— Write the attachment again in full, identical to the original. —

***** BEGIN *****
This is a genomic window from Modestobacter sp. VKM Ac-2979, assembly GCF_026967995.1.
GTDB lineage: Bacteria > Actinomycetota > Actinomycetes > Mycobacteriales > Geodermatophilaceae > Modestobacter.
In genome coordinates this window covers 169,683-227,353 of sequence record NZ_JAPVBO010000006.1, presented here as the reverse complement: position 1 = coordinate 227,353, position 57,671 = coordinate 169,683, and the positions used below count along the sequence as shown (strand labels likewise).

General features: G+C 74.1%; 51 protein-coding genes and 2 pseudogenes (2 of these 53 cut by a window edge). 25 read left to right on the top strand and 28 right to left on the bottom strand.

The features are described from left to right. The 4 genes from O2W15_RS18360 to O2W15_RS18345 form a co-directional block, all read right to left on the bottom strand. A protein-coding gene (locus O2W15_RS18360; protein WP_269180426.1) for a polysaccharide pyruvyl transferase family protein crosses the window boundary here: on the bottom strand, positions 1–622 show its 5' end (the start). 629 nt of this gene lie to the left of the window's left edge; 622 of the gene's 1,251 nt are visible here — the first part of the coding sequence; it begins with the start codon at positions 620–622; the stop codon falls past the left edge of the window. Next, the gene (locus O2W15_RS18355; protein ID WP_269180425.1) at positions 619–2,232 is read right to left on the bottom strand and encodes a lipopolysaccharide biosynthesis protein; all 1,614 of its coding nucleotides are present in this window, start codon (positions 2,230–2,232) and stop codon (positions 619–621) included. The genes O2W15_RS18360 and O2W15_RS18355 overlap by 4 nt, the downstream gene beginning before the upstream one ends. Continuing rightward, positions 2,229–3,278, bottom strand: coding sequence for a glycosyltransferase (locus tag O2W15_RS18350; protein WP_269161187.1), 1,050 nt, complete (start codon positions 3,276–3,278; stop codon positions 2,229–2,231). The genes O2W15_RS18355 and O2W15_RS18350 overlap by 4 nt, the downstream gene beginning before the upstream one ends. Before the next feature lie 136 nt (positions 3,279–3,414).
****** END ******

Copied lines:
This is a genomic window from Modestobacter sp. VKM Ac-2979, assembly GCF_026967995.1.
GTDB lineage: Bacteria > Actinomycetota > Actinomycetes > Mycobacteriales > Geodermatophilaceae > Modestobacter.
In genome coordinates this window covers 169,683-227,353 of sequence record NZ_JAPVBO010000006.1, presented here as the reverse complement: position 1 = coordinate 227,353, position 57,671 = coordinate 169,683, and the positions used below count along the sequence as shown (strand labels likewise).

General features: G+C 74.1%; 51 protein-coding genes and 2 pseudogenes (2 of these 53 cut by a window edge). 25 read left to right on the top strand and 28 right to left on the bottom strand.

The features are described from left to right. The 4 genes from O2W15_RS18360 to O2W15_RS18345 form a co-directional block, all read right to left on the bottom strand. A protein-coding gene (locus O2W15_RS18360; protein WP_269180426.1) for a polysaccharide pyruvyl transferase family protein crosses the window boundary here: on the bottom strand, positions 1–622 show its 5' end (the start). 629 nt of this gene lie to the left of the window's left edge; 622 of the gene's 1,251 nt are visible here — the first part of the coding sequence; it begins with the start codon at positions 620–622; the stop codon falls past the left edge of the window. Next, the gene (locus O2W15_RS18355; protein ID WP_269180425.1) at positions 619–2,232 is read right to left on the bottom strand and encodes a lipopolysaccharide biosynthesis protein; all 1,614 of its coding nucleotides are present in this window, start codon (positions 2,230–2,232) and stop codon (positions 619–621) included. The genes O2W15_RS18360 and O2W15_RS18355 overlap by 4 nt, the downstream gene beginning before the upstream one ends. Continuing rightward, positions 2,229–3,278, bottom strand: coding sequence for a glycosyltransferase (locus tag O2W15_RS18350; protein WP_269161187.1), 1,050 nt, complete (start codon positions 3,276–3,278; stop codon positions 2,229–2,231). The genes O2W15_RS18355 and O2W15_RS18350 overlap by 4 nt, the downstream gene beginning before the upstream one ends. Before the next feature lie 136 nt (positions 3,279–3,414).